knoxville news sentinel article on our trips.

More than 800 miles of hiking trails cover the Great Smoky Mountain National Park, but most of the park’s nine million visitors pass through the mountains each year unaware of the many manways that traverse it as well. Entering the park from Gatlinburg, tourists unknowingly drive past an manway known as the Courthouse Rock Trail. The trail leading to this magnificent wonder is so obscure that many lifelong residents are unsure of its location, and many others are unaware of its existence.

Clayton LaPrees, owner/operator of Smoky Mountain Guides, is well aware of the path’s existence. He has led numerous guided tours along the path since starting his guide company five years ago. LaPrees, 32, is a native of Sevier County and began hiking the trails in the park as a youth.

Courthouse Rock is an unusual natural rock formation. The rock is actually several layers of granite, sandstone and one layer of quartz piled as much as 60 feet high and forming a pillar. The rock is smooth on four sides with some crevices allowing climbers places to scale its heights. The top is a flat surface that would allow a dedicated rock climber an awe-inspiring view of Gatlinburg and Pigeon Forge as well as mountain vistas.

Technically, the Courthouse Rock Trail is designated as a manway rather than a trail. According to LaPrees, what distinguishes trails from manways is how they are maintained. Trails are designed to accommodate numerous hikers and are maintained by the National Park Service. A manway is a footpath that was created either by the Cherokee or other indigenous tribes of the region or by early settlers. They are not well marked and are often difficult to find. It takes a trained guide to access the trailhead leading to the manway that leads to Courthouse Rock. Manways are not maintained by the park service.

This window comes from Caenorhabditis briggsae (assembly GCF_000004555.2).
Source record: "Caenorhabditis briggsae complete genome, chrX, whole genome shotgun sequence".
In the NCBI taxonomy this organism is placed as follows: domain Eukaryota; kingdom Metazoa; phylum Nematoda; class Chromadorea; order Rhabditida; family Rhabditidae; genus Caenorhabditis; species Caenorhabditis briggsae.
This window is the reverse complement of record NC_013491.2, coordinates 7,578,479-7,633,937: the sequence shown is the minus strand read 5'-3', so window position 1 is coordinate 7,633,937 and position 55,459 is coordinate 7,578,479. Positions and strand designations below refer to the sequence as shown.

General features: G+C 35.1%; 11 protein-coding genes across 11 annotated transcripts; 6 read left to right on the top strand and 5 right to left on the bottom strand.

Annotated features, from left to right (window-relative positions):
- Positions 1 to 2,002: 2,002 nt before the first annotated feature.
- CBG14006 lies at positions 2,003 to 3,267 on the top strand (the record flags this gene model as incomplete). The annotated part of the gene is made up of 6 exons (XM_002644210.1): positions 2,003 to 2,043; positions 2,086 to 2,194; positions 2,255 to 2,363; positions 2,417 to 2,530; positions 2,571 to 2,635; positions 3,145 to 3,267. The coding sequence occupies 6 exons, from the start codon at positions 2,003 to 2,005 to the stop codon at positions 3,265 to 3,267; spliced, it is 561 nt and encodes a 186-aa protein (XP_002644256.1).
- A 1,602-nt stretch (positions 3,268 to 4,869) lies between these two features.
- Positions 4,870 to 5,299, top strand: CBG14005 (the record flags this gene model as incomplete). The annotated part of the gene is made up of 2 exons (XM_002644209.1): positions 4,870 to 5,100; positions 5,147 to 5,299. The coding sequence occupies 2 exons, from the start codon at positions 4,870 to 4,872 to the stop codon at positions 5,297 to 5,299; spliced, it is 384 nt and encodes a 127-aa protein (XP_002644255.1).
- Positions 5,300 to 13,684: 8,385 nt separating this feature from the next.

On a wintry February day, LaPrees leads five hikers up the trail for a Trek and Dine excursion. Trek and Dine features a hot meal prepared at the destination on a small propane cooker. It is 36 degrees outside. LaPrees had instructed his group to wear layers of clothes and to dress warmly.

LaPrees meets his hikers at the Sugarlands Distillery in Gatlinburg and loads the troupe into his company’s van. On the way to the manway, he relates the history of the region to his clients. He drives past a, obscure cemetery on the left. A Confederate flag decorates one of the graves, indicating visitors.

LaPrees pulls off to the side of the road and assembles his group and his supplies. Looking about, the path they’re about to take is indiscernible. LaPrees carries a large backpack loaded with supplies, including food, water, utensils, trash bags and a first aid kit. He leads the group over some fallen trees and through rhododendrons. After a short walk a small trail emerges from the thick foliage. The group reaches a stream, and each person carefully steps from one stone to the next in hopes of staying dry.

The trail continues uphill. Along the way LaPrees tells the tales that have become a part of local folklore. According to LaPrees, the Cherokee may possibly have held court at Courthouse Rock.